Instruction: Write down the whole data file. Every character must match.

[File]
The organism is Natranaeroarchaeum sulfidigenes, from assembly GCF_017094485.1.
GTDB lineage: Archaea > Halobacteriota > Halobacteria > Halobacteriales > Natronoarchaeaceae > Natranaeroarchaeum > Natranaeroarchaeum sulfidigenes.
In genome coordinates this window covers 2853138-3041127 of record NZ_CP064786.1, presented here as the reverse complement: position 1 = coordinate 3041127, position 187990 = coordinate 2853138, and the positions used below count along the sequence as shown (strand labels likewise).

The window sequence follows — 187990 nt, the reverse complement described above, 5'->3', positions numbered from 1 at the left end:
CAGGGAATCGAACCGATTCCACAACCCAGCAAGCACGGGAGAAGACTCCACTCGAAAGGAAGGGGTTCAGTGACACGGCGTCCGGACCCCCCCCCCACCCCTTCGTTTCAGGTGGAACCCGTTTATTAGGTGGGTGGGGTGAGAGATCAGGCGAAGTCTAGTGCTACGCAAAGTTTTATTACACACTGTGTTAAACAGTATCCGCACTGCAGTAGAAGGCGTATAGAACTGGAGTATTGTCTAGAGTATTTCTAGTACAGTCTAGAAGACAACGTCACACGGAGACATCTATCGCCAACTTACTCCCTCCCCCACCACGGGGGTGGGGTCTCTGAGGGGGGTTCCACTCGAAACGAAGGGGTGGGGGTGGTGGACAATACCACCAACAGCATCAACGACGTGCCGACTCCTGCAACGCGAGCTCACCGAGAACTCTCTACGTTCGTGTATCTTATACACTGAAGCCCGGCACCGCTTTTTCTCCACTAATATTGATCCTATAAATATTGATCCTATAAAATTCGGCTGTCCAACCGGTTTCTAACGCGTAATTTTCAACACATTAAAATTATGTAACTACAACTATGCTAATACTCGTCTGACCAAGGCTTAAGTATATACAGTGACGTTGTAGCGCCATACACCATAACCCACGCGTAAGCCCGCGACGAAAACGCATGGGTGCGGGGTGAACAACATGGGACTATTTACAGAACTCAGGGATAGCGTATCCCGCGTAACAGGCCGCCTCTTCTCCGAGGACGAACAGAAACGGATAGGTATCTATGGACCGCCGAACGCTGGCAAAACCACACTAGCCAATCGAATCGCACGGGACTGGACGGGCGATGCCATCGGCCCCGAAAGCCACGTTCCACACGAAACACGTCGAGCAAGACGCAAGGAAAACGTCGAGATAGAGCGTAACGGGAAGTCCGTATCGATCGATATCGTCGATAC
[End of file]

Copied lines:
The organism is Natranaeroarchaeum sulfidigenes, from assembly GCF_017094485.1.
GTDB lineage: Archaea > Halobacteriota > Halobacteria > Halobacteriales > Natronoarchaeaceae > Natranaeroarchaeum > Natranaeroarchaeum sulfidigenes.
In genome coordinates this window covers 2853138-3041127 of record NZ_CP064786.1, presented here as the reverse complement: position 1 = coordinate 3041127, position 187990 = coordinate 2853138, and the positions used below count along the sequence as shown (strand labels likewise).

The window sequence follows — 187990 nt, the reverse complement described above, 5'->3', positions numbered from 1 at the left end:
CAGGGAATCGAACCGATTCCACAACCCAGCAAGCACGGGAGAAGACTCCACTCGAAAGGAAGGGGTTCAGTGACACGGCGTCCGGACCCCCCCCCCACCCCTTCGTTTCAGGTGGAACCCGTTTATTAGGTGGGTGGGGTGAGAGATCAGGCGAAGTCTAGTGCTACGCAAAGTTTTATTACACACTGTGTTAAACAGTATCCGCACTGCAGTAGAAGGCGTATAGAACTGGAGTATTGTCTAGAGTATTTCTAGTACAGTCTAGAAGACAACGTCACACGGAGACATCTATCGCCAACTTACTCCCTCCCCCACCACGGGGGTGGGGTCTCTGAGGGGGGTTCCACTCGAAACGAAGGGGTGGGGGTGGTGGACAATACCACCAACAGCATCAACGACGTGCCGACTCCTGCAACGCGAGCTCACCGAGAACTCTCTACGTTCGTGTATCTTATACACTGAAGCCCGGCACCGCTTTTTCTCCACTAATATTGATCCTATAAATATTGATCCTATAAAATTCGGCTGTCCAACCGGTTTCTAACGCGTAATTTTCAACACATTAAAATTATGTAACTACAACTATGCTAATACTCGTCTGACCAAGGCTTAAGTATATACAGTGACGTTGTAGCGCCATACACCATAACCCACGCGTAAGCCCGCGACGAAAACGCATGGGTGCGGGGTGAACAACATGGGACTATTTACAGAACTCAGGGATAGCGTATCCCGCGTAACAGGCCGCCTCTTCTCCGAGGACGAACAGAAACGGATAGGTATCTATGGACCGCCGAACGCTGGCAAAACCACACTAGCCAATCGAATCGCACGGGACTGGACGGGCGATGCCATCGGCCCCGAAAGCCACGTTCCACACGAAACACGTCGAGCAAGACGCAAGGAAAACGTCGAGATAGAGCGTAACGGGAAGTCCGTATCGATCGATATCGTCGATAC